Too many media outlets of all forms have become partisan outlets chasing niche target audiences while anyone inclined to hear the middle or more than one side exhausts time seeking and developing an acceptable version of the amalgamated truth. So, the rub isn’t that the media should be one hundred percent objective.
It can’t be. All people, both journalists and consumers, have biases, and the media must build a consumer base to be viable. After all, “Man Bites Dog” is a compelling headline that sells papers. Nothing wrong with that provided it is accurate. One, however, needs professional discipline not to place oneself in the story.
Take the esteemed NBC journalist who made a point to critique the Texas senator for citing Shakespeare in a quote when, according to the journalist, Faulkner said it. Ah, but Faulkner quoted Shakespeare, so the senator was correct in citing the Bard. Afterward, the journalist attempted to apologize, “I clearly studied too much American literature and not enough Macbeth.”[xi]
Whatever will be the headline when Birnam Wood doth come to Dunsinane? (Sorry, I couldn’t resist).
The rub is that the existence of a journalistic professional standard has diminished. A journalist cannot report the whole truth if said journalist’s purpose is to interpret events, give voice to a group, insert himself into a story or advance a political party. When journalists ignore reporting the truth so that they can advance a position, they are no different than run-of-the-mill propagandists. If the media wants to earn back America’s trust, it needs to reestablish a professional standard with editors to enforce it.
It is that simple.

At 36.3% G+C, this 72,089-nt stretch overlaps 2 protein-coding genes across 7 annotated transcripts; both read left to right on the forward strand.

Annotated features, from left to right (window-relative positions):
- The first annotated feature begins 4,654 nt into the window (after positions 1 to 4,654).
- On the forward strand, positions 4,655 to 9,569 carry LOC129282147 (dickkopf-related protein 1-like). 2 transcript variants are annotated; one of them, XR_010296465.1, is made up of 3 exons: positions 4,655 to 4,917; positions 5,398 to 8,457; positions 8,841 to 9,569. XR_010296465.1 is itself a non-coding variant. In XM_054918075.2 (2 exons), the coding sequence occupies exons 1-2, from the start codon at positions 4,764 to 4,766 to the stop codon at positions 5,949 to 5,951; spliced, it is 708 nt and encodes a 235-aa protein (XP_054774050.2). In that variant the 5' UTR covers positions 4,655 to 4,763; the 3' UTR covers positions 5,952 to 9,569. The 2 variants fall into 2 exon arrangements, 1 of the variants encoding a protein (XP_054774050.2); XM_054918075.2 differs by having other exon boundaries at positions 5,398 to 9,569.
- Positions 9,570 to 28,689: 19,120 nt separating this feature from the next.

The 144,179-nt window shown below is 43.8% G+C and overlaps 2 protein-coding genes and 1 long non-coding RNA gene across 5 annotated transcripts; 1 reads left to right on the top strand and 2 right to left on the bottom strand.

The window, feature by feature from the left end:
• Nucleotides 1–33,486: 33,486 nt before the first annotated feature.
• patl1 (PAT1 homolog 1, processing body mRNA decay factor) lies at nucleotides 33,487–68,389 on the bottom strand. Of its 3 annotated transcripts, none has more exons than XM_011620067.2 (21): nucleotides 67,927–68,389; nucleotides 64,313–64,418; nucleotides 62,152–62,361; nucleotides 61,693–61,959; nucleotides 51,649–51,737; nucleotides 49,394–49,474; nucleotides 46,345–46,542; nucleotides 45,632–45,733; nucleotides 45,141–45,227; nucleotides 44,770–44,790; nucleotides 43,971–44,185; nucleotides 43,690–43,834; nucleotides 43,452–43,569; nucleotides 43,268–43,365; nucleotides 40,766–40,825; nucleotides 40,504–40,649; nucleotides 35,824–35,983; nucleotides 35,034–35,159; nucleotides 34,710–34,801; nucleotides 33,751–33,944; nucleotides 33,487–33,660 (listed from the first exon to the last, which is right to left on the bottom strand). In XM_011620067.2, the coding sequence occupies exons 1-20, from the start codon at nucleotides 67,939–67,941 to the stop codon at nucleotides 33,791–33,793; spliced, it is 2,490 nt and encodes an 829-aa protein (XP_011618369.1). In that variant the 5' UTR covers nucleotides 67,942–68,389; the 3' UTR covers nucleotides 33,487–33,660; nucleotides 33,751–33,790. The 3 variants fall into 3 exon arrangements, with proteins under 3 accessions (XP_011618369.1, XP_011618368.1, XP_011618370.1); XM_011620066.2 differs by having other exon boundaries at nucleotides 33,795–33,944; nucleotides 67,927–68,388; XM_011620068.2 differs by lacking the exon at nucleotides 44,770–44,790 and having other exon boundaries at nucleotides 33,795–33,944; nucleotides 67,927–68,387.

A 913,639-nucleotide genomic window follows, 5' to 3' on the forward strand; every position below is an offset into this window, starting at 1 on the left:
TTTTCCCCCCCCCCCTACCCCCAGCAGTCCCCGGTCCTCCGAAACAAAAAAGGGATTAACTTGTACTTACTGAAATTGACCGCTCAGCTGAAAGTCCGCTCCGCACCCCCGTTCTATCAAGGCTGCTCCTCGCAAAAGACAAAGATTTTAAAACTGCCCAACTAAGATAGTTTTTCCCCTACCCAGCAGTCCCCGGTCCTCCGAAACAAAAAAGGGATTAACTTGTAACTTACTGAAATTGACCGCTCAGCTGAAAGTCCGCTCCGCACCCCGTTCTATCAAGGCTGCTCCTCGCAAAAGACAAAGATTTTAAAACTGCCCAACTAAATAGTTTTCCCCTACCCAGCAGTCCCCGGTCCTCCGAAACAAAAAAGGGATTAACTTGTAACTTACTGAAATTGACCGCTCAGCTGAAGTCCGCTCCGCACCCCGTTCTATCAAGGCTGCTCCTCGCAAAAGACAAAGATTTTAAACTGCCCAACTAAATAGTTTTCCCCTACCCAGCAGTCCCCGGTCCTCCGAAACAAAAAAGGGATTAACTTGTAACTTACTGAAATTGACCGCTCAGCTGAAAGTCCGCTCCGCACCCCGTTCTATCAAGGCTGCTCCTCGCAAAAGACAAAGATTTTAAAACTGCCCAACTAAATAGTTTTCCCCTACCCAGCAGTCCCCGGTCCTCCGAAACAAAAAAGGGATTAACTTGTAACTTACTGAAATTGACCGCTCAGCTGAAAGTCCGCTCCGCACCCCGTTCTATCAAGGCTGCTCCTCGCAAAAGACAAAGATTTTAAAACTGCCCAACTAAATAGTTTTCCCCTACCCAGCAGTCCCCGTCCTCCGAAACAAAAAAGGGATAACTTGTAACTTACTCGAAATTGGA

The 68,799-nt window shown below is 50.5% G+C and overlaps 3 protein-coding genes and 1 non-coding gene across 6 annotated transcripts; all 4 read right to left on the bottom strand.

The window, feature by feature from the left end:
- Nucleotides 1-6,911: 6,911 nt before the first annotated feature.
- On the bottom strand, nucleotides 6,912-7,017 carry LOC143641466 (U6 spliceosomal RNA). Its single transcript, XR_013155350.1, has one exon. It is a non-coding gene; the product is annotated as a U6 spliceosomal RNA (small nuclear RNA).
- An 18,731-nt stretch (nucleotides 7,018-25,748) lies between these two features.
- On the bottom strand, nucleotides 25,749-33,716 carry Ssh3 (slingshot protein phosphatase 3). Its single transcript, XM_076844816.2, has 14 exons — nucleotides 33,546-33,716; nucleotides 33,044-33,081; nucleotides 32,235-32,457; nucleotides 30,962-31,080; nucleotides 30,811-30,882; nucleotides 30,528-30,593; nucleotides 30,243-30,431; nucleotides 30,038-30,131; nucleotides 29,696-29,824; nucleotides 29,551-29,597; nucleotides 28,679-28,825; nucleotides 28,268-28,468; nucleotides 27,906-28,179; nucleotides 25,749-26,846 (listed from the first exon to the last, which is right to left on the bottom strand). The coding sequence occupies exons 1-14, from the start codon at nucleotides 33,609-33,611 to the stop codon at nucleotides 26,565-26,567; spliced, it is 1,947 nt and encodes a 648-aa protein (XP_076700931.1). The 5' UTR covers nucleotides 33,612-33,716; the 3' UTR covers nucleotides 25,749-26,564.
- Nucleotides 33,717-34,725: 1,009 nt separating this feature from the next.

Next time: Media Literacy
[ii] For the record, I’m old enough to remember the Vietnam War and Walter Cronkite. I did not serve in Vietnam, but I studied it at USMA and later as a soldier. I agree with Mr. Cronkite’s conclusions. The US wasn’t losing the Vietnam war, but it wasn’t winning it because the South Vietnamese people couldn’t coalesce against a determined North Vietnamese opponent. The US didn’t have an opportunity to win until the Nixon Administration took the fight into North Vietnam. Then, Nixon committed a crime, and the rest is history. One can draw a similar parallel to Afghanistan when the Afghan people couldn’t coalesce around a central government because many influential Afghan Pashtu held sanctuary among the Pashtu nation in the Pakistani FATA. Aside from drone strikes targeting Al Qaeda in the FATA, the US never took the fight to where the Taliban were in sanctuary.
[iii] Pach, Chester, “The Way It Wasn’t: Cronkite and Vietnam,” History News Network, https://historynewsnetwork.org/article/104635.
[iv] Kenton, Will, “CNN Effect,” Investopedia, updated 23 August 2019, https://www.investopedia.com/terms/c/cnneffect.asp.
[v] “Walter Cronkite: The Most Trusted Man in America,” https://blogs.uoregon.edu/frengsj387/vietnam-war/
[vi] Kincaid, Cliff, “The Terrible Truth about Walter Cronkite”, 20 July 2009, https://www.aim.org/aim-column/the-terrible-truth-about-walter-cronkite/.
[vii] Although it is an oft-used sound bite, it really is shallow. It has become pointless given the recent proclivity to live in one’s own version of the truth and thus history.
[viii] Many of the alt-right media frequently accused Hillary Clinton of high treason in 2016.
[ix] I said, “No,” to such headlines. It was about the time I stopped consuming news from any 24-hour news agent. See Part 2 of this series.
[x] Kosner, Edward, “‘Assignment Russia’ Review: Murrow’s Man in Moscow,” Wall Street Journal, 18 March 2021, https://www.wsj.com/articles/assignment-russia-review-murrows-man-in-moscow-11616108685?mod=opinion_reviews_pos1.
[xi] Moore, Mark, “NBC’s Andrea Mitchell unleashes Twitter tempest over Shakespeare quote fail,” NY Post, 11 February 2021, https://nypost.com/2021/02/11/nbcs-andrea-mitchell-unleashes-twitter-tempest-over-shakespeare-quote-fail/.